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WWII On The Homefront

WWII On The Homefront

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WWII On The Homefront

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  1. WWII On The Homefront

  2. Selective Service and the GI • After Pearl Harbor, 5 million men volunteer for military service • 10 million more drafted to meet needs of two-front war

  3. Is the draft constitutional? Three provisions of the Constitution are relevant: 1. Article 1, sec. 8, cl. 12: Congress shall have the power to raise and support armies . . . 2. Amendment 1: Congress shall make no law respecting an establishment of religion, or prohibiting the free exercise thereof; 3. Amendment 13: Neither slavery nor involuntary servitude, except as a punishment for crime whereof the party shall have been duly convicted, shall exist within the United States. Explain how each provision is relevant to the question. Taken together, how do the provisions answer the question? US

  4. Dramatic Contributions • 300,000 Mexican Americans join armed forces • 1 million African Americans serve; live, work in segregated units • 13,000 Chinese Americans and 33,000 Japanese Americans serve • 25,000 Native Americans enlist

  5. During World War II, when China and the United States were allies, President Franklin D. Roosevelt signed an "Act to Repeal the Chinese Exclusion Acts, to Establish Quotas, and for Other Purposes" This Act of December 13, 1943 also lifted restrictions on naturalization.

  6. German soldiers during World War I had been befuddled by Indians who transmitted messages over field phones in the Choctaw language. During World War II, the U.S. Marine Corps recruited Navajo Indians for the same purpose. Navajo marines used their language as a battlefield code that the Japanese never broke. The Navajo Code Talkers became the most celebrated and publicized of the radio units.

  7. The Industrial Response • Factories convert from civilian to war production • Shipyards, defense plants expand, new ones built • Produce ships, arms rapidly - use prefabricated parts - people work at record speeds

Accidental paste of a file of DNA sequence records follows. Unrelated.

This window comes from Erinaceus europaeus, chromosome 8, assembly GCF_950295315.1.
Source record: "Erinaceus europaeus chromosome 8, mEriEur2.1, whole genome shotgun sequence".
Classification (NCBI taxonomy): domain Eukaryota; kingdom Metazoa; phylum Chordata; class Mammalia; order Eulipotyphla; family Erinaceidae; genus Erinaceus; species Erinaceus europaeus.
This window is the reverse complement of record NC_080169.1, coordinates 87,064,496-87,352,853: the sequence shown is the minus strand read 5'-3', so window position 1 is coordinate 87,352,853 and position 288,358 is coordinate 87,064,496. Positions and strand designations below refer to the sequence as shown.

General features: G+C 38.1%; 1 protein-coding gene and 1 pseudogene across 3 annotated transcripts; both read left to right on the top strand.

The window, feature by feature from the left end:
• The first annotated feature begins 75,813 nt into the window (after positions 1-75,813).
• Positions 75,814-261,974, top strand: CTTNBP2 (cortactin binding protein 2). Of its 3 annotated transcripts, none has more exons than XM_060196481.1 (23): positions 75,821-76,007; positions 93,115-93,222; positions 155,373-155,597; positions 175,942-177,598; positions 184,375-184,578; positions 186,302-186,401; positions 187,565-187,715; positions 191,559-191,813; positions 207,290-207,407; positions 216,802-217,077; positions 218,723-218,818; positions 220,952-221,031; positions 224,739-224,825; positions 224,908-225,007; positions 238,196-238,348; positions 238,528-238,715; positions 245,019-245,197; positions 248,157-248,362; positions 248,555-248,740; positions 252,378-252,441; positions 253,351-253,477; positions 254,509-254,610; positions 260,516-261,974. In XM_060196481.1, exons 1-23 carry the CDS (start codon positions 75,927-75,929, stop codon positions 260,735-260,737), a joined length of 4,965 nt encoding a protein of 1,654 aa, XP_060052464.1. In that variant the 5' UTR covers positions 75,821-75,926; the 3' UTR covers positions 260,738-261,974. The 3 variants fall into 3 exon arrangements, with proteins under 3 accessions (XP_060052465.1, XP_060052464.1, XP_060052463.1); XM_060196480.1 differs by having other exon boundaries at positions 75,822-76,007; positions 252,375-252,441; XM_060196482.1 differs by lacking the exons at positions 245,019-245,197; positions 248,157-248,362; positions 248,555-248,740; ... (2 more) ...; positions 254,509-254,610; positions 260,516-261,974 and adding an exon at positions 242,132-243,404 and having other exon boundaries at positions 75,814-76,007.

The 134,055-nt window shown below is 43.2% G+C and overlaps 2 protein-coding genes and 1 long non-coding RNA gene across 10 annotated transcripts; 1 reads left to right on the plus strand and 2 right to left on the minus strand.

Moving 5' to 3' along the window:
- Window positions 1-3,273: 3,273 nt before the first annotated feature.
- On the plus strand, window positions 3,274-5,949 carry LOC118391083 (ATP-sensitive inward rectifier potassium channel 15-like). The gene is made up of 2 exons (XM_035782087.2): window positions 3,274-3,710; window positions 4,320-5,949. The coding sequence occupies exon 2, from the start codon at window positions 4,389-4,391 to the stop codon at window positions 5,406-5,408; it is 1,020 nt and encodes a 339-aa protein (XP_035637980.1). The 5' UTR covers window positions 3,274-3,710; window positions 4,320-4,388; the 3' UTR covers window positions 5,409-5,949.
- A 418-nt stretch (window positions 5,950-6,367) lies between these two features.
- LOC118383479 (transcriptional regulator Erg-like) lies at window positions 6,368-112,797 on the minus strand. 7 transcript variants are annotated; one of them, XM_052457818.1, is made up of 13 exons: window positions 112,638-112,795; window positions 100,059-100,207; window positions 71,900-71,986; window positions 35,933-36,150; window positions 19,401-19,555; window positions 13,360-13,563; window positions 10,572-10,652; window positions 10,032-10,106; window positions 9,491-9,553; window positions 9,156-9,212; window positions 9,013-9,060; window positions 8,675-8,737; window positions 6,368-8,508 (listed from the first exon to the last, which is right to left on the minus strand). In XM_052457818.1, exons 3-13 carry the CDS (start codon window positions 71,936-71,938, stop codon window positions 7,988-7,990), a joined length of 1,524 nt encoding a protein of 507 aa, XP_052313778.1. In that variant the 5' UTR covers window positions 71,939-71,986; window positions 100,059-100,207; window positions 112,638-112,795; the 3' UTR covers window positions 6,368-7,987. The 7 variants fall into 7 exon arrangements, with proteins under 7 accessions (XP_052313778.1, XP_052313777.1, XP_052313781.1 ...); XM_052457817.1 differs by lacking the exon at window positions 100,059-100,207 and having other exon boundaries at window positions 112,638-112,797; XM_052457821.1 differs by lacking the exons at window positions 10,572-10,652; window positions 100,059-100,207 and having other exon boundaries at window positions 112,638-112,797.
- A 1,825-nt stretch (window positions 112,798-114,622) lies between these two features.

8. Nearly 18 million workers in war industries; 6 million are women Rosie the Riveter 2:19

  9. Economic Gains • Defense industries boom, unemployment falls to 1.2% in 1944 - average pay rises 10% during war • Farmers prosper from rising crop prices, increase in production - many pay off mortgages • Percentage of women in work force rises to 35%

  10. Federal spending increased from $9.4 billion in 1939 to $95.2 billion min 1945. Gross Domestic Product more than doubled. The cost to the federal government was about $321 billion, ten times as much as WWI.

  11. Financing the War Higher taxes paid for about 41% of the war. The number of Americans who paid income taxes rose from 13 million to 50 million. Start of withholding income taxes from paychecks. The marginal tax rate was 94% Gov’t borrowed the rest of the money from banks, private investors, and the public through war bonds.

  12. The deficit spending advocated by John Maynard Keynes turned the economy around overnight. Told you so!

  13. What Can I Do? Issued By The Office Of Civilian Defense 1942

  14. As America entered World War II, it began a massive buildup of weaponry and war-related materials. Since many of the materials used in the production of weapons and other items for the military were also used in consumer goods, the government looked for ways to encourage people to sacrifice material comforts to help maximize wartime production. The following is part of a pamphlet issued by the Office of Civilian Defense, an agency of the federal government.

  15. War changes the pattern of our lives. It cannot change our way of life, unless we are beaten. The kids still play baseball in the corner lot—but they knock off early to weed the victory garden, cart scrap paper to the salvage center, carry home the groceries that used to be delivered. The factory whistle blows—but it calls three shifts of workers instead of one. The daily paper still has comics, but it’s the front page that carries the answer to the urgent question “how are we doing?” All over America there’s a new tempo, a new purpose, a new spirit.

  16. Hard work isn’t bad—it’s a badge of courage. That “old clothes look” doesn’t matter. It’s smart to be mended. “Sorry m’am, we can’t get any more of those.” Good! That means materials are going where they belong—into war weapons. Only one thing worries us. “I’m too old to fight!” “I’m too young to fight!” “I’m busy all day cooking and cleaning and mending.”… But this is your war—and your part in it is clear. You don’t need spare time. You need imagination to see the connection between tasks which to you may seem small and unimportant—and winning the war. You need understanding, resourcefulness, self-discipline, determination, and love of America.…